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Butterworth skirts state lobbying laws with Broward contract

Former Department of Children and Families Secretary Bob Butterworth lobbied heavily this year to persuade his former agency to award his nonprofit company — and its for-profit partner — a $44 million-a-year state management contract.

Butterworth, however, is not registered in Tallahassee to lobby state officials.

The Broward Behavioral Health Coalition, Butterworth’s group, won the competition in March to become Broward’s new “managing entity for substance abuse and mental health services.”

Now, after months of delays caused by an unsuccessful bid protest, Butterworth is negotiating final contract terms with DCF. A signed deal is expected by Nov. 1.

As president of Broward Behavioral, Butterworth led the company’s campaign to secure the lucrative, multi-year contract. Its bid was chosen over one made by Partnership for Community Health, a group of established Broward healthcare providers. More from Dan Christensen here.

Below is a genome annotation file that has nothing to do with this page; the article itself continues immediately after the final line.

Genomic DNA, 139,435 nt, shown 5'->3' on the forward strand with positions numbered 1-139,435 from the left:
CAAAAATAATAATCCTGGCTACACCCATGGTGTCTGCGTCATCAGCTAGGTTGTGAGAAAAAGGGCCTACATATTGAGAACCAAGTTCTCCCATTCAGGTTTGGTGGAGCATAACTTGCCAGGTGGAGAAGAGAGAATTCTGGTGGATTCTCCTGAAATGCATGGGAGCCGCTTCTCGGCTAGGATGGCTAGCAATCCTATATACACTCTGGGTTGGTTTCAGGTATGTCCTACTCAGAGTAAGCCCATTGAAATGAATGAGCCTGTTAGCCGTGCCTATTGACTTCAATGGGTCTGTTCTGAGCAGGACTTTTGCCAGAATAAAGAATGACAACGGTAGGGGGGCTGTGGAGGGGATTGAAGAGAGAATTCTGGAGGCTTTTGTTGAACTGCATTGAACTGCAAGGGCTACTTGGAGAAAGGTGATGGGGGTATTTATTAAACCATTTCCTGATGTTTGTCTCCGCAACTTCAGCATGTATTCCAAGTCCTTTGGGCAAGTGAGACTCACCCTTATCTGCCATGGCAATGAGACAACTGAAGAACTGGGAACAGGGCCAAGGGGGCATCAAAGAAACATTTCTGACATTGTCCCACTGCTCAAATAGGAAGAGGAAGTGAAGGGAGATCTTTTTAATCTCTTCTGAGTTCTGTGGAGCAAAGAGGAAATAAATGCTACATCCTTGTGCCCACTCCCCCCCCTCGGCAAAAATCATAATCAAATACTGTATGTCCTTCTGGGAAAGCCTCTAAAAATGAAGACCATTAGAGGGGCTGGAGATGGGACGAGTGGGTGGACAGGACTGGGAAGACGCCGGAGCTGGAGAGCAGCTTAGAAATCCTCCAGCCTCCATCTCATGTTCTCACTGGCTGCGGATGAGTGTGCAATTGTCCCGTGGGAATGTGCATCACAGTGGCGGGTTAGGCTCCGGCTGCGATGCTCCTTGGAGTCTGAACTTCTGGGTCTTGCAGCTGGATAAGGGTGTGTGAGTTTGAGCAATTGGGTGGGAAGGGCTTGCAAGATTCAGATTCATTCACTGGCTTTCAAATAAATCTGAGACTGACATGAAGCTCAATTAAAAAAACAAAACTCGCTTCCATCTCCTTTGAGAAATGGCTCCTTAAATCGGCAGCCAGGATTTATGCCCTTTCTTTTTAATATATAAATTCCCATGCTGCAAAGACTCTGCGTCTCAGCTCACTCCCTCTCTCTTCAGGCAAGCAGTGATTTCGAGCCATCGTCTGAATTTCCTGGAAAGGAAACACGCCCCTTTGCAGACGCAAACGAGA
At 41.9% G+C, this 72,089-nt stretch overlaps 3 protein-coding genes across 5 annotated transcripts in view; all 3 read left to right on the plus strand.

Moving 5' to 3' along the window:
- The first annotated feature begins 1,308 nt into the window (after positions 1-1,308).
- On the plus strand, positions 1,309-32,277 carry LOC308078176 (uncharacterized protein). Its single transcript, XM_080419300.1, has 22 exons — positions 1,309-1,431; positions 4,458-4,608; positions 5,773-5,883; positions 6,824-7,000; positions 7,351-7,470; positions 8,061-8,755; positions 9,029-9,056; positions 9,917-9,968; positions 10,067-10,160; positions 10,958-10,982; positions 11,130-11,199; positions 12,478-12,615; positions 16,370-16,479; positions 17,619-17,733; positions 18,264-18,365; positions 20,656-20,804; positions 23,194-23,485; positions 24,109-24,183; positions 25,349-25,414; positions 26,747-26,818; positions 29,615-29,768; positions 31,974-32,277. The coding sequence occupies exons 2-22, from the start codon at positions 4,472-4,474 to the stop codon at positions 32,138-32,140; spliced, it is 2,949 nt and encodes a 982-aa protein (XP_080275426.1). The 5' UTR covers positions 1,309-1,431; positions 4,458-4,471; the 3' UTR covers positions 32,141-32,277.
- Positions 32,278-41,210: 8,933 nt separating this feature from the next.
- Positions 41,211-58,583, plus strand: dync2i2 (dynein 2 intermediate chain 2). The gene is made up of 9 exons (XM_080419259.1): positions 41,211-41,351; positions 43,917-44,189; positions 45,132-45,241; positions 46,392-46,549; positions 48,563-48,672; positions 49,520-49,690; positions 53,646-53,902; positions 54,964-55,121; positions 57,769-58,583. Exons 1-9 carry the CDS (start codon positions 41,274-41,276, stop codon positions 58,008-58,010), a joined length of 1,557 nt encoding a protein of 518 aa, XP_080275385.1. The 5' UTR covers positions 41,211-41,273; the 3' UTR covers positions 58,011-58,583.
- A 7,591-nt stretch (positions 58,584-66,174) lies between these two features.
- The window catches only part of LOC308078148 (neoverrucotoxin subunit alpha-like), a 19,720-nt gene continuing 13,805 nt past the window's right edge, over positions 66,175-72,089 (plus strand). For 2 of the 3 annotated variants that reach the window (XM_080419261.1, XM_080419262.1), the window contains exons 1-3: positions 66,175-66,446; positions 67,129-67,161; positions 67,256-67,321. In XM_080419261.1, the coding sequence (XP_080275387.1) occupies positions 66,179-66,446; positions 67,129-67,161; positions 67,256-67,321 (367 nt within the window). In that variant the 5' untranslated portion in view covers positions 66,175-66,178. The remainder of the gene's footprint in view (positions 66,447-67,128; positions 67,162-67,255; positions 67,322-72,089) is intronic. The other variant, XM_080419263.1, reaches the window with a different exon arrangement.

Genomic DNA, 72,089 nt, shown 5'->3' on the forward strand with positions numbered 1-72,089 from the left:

Comments

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pt

What is the difference between lobbying and marketing a specific business?

whasup

This story is absurd and an idiotic smear.

The way the law is written any principal in a business (like a company President or Chairman) offering the services of that company to the state is not required to register as a lobbyist because he or she is lobbying for his or her own company.

Otherwise, any company officer who actively tries to sell the government even a pack of paperclips would have to register as a "lobbyist"!

It's written that way because marketing one's own business to government agencies does not usually hide from the public someone else that a "lobbyist" is a hired gun for. This is especially bizarre if the other allied company (Concordia) was identified in bid documents given to the agency, because the point of the law is to identify who all is trying to get government contracts.

It is a separate issue—and possibly a case of unlawful actions by government officials—if folks at DCF changed the bid process in order to steer the contract to one company instead of another.

But maybe the press ought to ask who has been doing this work before, how well they have done it, and which DCF bureaucrats they have been cozy with.

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